A brave decision in cricket? But a decision that proved worthwhile with the Proteas being dismissed cheaply for 152. It started poorly for the Aussies with David Warner being dismissed on the first ball of the innings. The Aussies found themselves at 4/27 after 11 overs until an heroic and gutsy knock from Travis Head, scoring 92 and pulling his team to 218 all out.
With the Aussies dismissed having a lead of 66, could this be their first real test of the summer? You did not want to walk away from the television, this Test was shaping up to be a belter.
What happened next was a great display of fast bowling by skipper Cummins taking 5/42 and rolling the South Africans for 99. The Aussies chased down the 34 to win, losing four wickets. It was a lively pitch, maybe too lively with the match over within two days. The referee, the legendary West Indian Richie Richardson rated the pitch poor. It was riveting cricket though!
Next up was the famous Boxing Day Test at the home of cricket, the MCG. There were zinc-plastered faces and floppy hat-encased heads everywhere in tribute to the legend, the late Shane Warne. Numerous acknowledgments were made of Warne across the duration of the Test. Of note though, no Australian had claimed a Boxing Day five-for since the great spinner, so the occasion was setup for someone to equal the legend.
Australia won the toss and elected to bowl again, with a hint of green in the pitch. Scott Boland lined up in front of his home crowd, to cheers and an echo of clapping wherever he went on the field. Despite Scotty taking three match wickets, it was the young gun, Cameron Green, who ripped through the Proteas, taking 5/27 and dismissing them for a measly 189.
The Aussies then went on to build an avalanche total of 575/8d, with Warner scoring a double ton in his 100th Test match. On day two, the Aussies withstood a blisteringly hot day and a blistering display of raw pace bowling from Anrich Nortje, regularly clocking rates of mid 150 km/hour. Rising wicket-keeper Alex Carey also scored a maiden ton of 111 on a cooler third day, ably supported by a brave half century from Green nursing a damaged finger. South Africa were dismissed for 204 in the second innings, delivering the Aussies a destructive win, by an innings and 182 runs.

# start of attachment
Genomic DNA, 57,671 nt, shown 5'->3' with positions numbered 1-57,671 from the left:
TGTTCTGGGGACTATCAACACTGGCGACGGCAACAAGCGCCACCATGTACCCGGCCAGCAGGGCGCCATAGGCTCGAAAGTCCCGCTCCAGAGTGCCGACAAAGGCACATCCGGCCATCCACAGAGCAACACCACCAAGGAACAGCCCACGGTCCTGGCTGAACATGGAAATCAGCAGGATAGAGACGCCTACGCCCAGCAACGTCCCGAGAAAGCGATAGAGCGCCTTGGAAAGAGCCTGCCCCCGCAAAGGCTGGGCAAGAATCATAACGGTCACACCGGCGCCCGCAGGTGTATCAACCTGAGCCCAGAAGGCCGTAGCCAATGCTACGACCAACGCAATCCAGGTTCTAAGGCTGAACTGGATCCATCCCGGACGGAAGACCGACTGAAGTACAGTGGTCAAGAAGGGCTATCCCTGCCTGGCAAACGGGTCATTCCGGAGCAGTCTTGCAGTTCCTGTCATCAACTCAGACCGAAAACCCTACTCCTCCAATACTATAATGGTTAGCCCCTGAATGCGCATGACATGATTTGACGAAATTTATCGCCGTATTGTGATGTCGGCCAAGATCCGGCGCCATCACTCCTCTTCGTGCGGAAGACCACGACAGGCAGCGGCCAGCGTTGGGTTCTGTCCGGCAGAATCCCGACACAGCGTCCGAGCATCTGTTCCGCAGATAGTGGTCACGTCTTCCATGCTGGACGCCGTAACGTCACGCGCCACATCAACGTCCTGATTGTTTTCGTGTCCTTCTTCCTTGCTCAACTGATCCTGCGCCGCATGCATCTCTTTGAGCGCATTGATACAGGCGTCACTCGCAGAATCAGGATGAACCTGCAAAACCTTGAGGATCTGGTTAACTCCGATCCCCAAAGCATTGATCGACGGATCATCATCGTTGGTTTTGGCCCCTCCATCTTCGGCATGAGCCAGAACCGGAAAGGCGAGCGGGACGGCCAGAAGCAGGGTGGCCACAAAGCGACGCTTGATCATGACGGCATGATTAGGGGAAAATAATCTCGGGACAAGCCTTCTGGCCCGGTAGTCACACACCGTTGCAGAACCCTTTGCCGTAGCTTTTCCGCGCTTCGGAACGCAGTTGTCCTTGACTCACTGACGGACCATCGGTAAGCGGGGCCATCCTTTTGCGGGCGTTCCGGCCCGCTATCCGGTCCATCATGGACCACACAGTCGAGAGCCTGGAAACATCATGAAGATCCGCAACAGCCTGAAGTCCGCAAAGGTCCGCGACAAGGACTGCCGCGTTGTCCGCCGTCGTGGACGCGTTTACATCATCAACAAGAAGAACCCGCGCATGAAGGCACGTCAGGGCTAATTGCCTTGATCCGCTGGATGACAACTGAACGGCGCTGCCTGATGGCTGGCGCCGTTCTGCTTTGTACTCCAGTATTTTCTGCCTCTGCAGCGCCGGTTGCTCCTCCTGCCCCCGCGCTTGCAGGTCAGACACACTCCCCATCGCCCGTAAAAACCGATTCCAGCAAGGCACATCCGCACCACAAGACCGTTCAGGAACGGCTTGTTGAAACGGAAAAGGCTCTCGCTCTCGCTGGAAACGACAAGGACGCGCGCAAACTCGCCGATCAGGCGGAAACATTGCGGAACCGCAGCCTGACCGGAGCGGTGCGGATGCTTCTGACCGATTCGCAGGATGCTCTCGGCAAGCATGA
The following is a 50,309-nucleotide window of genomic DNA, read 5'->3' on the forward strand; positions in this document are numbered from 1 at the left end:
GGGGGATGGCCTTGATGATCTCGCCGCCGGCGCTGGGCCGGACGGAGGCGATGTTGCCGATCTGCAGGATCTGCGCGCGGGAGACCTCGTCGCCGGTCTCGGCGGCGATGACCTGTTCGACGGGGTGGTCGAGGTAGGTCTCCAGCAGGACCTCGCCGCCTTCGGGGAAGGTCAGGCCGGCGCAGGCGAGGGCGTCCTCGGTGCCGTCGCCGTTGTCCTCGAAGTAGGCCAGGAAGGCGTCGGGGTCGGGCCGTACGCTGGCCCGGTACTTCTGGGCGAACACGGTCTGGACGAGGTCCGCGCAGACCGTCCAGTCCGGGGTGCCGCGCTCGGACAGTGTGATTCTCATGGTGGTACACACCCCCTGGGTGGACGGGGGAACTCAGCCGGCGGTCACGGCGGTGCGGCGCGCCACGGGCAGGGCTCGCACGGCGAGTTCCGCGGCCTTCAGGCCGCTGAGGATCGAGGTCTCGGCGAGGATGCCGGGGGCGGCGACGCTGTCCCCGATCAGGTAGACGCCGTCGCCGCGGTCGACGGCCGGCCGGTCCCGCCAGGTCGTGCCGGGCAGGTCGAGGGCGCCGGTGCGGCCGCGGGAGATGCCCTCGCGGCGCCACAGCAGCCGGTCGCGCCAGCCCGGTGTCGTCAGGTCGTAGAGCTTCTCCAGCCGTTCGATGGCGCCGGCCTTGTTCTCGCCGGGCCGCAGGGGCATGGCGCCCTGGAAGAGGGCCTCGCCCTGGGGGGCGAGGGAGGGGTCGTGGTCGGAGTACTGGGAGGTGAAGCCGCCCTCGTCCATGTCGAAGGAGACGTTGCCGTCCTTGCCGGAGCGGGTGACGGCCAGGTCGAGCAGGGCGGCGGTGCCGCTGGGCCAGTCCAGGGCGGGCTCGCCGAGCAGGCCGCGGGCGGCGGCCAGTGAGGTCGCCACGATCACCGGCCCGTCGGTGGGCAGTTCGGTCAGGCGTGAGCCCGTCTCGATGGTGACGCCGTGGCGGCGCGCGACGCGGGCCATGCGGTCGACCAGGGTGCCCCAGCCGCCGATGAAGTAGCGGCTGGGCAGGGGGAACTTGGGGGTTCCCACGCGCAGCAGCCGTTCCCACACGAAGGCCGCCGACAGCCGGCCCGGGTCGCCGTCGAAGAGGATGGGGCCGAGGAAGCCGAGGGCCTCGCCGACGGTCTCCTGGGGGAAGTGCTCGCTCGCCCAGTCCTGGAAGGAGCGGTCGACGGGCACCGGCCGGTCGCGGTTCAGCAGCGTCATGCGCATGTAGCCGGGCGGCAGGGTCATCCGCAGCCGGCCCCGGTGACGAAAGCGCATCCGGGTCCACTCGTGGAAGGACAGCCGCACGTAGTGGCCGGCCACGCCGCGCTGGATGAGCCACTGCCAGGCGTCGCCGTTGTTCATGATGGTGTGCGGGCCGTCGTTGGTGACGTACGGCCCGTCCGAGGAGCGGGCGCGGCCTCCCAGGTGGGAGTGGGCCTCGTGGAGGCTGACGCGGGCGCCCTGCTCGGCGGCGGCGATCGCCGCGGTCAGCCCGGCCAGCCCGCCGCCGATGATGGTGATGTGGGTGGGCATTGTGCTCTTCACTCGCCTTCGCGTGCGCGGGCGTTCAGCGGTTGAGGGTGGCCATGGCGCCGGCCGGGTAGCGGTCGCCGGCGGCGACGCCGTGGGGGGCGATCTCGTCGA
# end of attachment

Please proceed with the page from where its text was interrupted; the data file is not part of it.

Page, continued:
Finger injuries to both Green and Starc necessitated changes for the Third Test in Sydney. Renshaw, in the middle order and Agar, as a second spinner were added to the team for what was expected to be a spinning wicket. Unfortunately, the game was effected by rain, with all the third day abandoned. Usman Khawaja scored an unbeaten 195, of 475/4, before Cummins declared pushing for the win with limited time available. The Aussies tried their best and took it right up to the South Africans, with the follow on enforced when they were dismissed for 255. However, the rain won the battle with the Proteas hanging on with 106/2 in their second innings. Six of the past seven SCG tests have been interrupted by rain with four resulting in a draw.
The Pink Test celebration was, however a success with 265,000 Virtual Pink seats sold, raising $5.3 million for the McGrath Foundation supporting more than 3,700 more families impacted by breast cancer.
Again, few of the Proteas had enhanced their reputations. Nortje impressed with his pace and heart, young all-rounder Marco Jansen was promising, while wicket-keeper batsman Kyle Verreynne showed grit with several half centuries. It was another decisive series victory for Australia.
The opposing teams may not have been a match for the Aussies all summer, however Australia still went about each game with great composure and excellent decision making. We look forward to the tour of India starting soon in February. This will be our biggest challenge for some time.